After arriving 15 minutes before our allotted time, we were put into a large group and shown into a dark, messy room full of Victoriana – the study of Lewis Carroll. It isn’t long before we were given the choice of ‘Eat Me’ or ‘Drink Me’, splitting the group in half. We chose ‘Eat Me’, so ended up going through a special door. It wasn’t long before our groups are split in half again. As our journey continued, we were taken from room to room where we met characters from Wonderland, including the White Rabbit, the Playing Cards and a female version of Tweedle Dee and Tweedle Dum. Throughout the experience, there is plenty of opportunities for interaction with the residents of Wonderland. I had a brief exchange with Alice, while my friend spoke to one of the Hearts playing cards.
One of the highlights was the Mad Hatter’s Tea Party – where all our original group were reunited for a fantastically chaotic tea party with the Mad Hatter, the March Hare and the sleepy Dormouse. My friend and I admitted we wished we had our cameras because it was such a fantastic sight. After finally getting the chance to see the terrifically scary Queen Of Hearts at the climax of show, we emerged into the atmospheric Wonderland Bar. The bar serves suitably themed cocktails and nibbles, but is also open late on Fridays and Saturday with live music and DJs.
My friend and I totally loved the show. It was a surreal and entertaining experience. The cast were brilliant and it is really down to them that the theatrical journey was so real. I was a fan of Alice In Wonderland when I was younger and the production really made me feel like a child again.
- Alice’s Adventures Underground takes place at The Vaults, Launcelot Street (off Lower Marsh), Waterloo, SE1 7AD until 30 August 2015. Nearest station: Waterloo. Tickets (should be booked in advance for specific time slots): Tues, Wed and Sunday £35, Thurs £40-£47.50, Fri and Sat £47.50. For more information and booking, visit the Alice’s Adventures Underground website.
For a guide to what else is on in London, click here.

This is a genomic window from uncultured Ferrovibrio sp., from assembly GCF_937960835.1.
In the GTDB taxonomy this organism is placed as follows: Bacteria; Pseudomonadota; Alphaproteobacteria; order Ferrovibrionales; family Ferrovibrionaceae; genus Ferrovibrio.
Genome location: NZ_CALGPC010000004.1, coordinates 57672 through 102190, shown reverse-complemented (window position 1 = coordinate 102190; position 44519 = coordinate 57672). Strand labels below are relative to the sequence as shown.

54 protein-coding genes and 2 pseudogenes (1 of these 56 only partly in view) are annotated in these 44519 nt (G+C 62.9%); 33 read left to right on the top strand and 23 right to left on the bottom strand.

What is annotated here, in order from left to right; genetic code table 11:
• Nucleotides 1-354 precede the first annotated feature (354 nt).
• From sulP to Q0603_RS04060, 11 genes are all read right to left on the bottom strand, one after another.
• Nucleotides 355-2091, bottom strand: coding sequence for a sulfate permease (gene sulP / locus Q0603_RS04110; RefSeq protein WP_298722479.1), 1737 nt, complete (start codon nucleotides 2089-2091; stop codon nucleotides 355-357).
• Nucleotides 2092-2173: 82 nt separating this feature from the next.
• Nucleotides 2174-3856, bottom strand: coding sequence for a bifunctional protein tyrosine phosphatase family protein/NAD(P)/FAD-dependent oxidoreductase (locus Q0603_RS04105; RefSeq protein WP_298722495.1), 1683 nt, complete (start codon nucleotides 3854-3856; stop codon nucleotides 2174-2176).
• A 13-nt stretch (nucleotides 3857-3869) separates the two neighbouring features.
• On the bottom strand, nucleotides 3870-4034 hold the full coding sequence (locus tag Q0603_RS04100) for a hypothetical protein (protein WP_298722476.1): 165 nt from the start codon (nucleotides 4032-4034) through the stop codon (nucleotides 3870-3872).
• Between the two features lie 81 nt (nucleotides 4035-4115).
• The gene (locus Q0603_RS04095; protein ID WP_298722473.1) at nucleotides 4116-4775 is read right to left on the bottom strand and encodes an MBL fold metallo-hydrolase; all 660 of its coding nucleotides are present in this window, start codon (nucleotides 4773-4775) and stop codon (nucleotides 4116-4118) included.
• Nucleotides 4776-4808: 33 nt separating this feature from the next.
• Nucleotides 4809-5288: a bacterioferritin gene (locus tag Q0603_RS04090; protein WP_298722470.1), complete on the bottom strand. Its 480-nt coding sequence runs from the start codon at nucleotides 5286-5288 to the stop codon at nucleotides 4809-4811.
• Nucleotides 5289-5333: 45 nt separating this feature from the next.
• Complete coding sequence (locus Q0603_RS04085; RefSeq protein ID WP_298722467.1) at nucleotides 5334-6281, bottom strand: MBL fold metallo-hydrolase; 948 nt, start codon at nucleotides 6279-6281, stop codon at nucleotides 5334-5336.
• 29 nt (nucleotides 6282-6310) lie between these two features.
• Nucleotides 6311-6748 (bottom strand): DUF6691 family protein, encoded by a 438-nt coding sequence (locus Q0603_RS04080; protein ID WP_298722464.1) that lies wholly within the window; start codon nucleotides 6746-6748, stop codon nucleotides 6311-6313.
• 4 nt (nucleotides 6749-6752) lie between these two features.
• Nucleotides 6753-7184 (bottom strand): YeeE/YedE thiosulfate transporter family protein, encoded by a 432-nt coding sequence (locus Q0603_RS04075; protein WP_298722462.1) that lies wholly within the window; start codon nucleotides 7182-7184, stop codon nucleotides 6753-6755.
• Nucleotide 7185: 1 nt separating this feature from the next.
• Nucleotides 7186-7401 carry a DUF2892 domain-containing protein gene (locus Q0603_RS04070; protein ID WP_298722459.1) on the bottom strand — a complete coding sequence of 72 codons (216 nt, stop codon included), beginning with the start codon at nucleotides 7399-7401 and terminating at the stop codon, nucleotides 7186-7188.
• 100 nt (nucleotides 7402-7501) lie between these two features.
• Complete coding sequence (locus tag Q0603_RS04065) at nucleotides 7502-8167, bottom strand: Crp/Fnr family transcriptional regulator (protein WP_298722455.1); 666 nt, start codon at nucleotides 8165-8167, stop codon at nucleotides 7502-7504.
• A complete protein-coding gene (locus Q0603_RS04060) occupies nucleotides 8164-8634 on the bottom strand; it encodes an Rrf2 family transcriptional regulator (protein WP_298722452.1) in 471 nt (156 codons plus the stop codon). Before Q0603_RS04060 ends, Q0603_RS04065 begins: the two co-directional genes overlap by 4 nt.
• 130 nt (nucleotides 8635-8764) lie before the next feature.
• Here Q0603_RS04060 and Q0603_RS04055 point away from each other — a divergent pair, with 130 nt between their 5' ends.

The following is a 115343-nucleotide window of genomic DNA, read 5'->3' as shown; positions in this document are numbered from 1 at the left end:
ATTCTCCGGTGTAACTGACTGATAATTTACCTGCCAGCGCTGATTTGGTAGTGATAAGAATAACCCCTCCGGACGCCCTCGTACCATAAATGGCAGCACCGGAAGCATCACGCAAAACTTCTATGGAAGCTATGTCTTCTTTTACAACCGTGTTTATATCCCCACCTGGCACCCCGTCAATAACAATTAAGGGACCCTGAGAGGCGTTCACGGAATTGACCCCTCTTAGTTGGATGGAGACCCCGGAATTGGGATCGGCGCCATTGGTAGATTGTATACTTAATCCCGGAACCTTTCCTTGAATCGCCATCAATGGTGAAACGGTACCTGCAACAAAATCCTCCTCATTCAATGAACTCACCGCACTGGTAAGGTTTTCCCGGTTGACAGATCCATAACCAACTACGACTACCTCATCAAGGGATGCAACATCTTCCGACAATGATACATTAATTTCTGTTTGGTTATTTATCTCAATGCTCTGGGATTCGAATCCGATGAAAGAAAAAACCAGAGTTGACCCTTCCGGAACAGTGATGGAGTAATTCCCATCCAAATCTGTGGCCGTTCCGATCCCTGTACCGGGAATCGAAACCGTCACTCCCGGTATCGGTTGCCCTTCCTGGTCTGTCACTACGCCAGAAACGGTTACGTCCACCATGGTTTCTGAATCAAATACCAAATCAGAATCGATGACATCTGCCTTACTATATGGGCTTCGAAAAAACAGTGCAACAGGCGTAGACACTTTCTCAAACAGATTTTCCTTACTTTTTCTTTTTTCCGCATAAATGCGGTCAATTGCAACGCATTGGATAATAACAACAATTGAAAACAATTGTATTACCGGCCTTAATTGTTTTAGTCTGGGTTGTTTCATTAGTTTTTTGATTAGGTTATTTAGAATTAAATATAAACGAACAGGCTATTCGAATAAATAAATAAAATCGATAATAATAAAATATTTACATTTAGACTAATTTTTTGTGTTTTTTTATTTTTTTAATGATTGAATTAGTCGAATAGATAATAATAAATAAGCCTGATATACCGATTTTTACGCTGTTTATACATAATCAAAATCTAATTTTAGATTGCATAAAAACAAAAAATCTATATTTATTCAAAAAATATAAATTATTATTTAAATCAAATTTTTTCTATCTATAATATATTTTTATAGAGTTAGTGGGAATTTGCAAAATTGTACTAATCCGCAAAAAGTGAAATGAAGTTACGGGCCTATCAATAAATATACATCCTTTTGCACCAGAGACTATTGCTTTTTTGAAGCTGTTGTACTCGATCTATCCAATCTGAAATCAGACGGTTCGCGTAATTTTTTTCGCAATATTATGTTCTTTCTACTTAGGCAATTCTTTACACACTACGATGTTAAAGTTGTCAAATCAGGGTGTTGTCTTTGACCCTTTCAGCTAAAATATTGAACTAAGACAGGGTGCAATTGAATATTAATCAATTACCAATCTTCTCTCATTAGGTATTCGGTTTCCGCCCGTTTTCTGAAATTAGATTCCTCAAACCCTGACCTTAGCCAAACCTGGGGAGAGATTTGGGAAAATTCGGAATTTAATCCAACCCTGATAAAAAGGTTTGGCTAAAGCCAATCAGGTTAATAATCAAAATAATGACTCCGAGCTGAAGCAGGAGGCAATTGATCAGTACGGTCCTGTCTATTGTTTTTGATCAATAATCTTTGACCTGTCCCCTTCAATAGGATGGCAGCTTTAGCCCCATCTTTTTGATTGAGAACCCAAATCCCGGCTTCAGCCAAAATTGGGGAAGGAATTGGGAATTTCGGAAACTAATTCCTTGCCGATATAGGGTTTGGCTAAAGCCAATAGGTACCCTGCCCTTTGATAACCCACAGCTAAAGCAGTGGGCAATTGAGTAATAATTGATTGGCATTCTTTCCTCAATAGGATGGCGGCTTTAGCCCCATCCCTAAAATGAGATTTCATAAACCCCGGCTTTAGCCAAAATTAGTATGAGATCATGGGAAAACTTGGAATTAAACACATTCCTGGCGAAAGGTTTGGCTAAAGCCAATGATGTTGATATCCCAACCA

It’s not often we see our home city as ‘glamorous’ in comparison to places like St Tropez and Miami Beach. However, when the sun is out… and you’re not stuck in a stuffy office – London is pretty fabulous. This summer, there will be one pop-up with a more chic location than most.
Overlooking the River Thames, Tower Bridge and the Tower of London this summer will be an immersive new drinking and dining experience. The London Riviera is a five-month bespoke pop-up bar which will offer an alfresco venue to kick back and relax on a warm summer evening or weekend. Taking inspiration from Miami and the French Riviera, the venue has been created by Hollywood film designer Sonia Klaus with palm tress, pink flamingos, giant pineapples and comfortable day beds.
For customers feeling peckish, there will be fresh sharing menu from Ceru restaurant. The menu, created by Executive Chef Tom Kime (previously of The River Café, Le Pont de la Tour and Rick Stein’s Seafood Restaurant), will be ever-changing throughout the summer, inspired by Mediterranean street food. Samples dishes include Pancar (roast beetroot, yoghurt, garlic and pistachio), Fadi (fried baby courgette purée with tahini, roast garlic, yoghurt & lemon) and Spicy Roast Red Pepper dip with chilli, walnuts & pomegranate molasses, all served with freshly baked pita; Crisp apple, pomegranate & mint salad with green chilli, lemon & roasted pine nuts; Salad of baby spinach with labneh, dried cranberries & toasted flat bread with za’atar; Ceru’s signature Slow Roast Lamb Shoulder with Shawarma Spices; and Kebab Karaz Spiced Baked Meatballs with sour cherry and cranberry.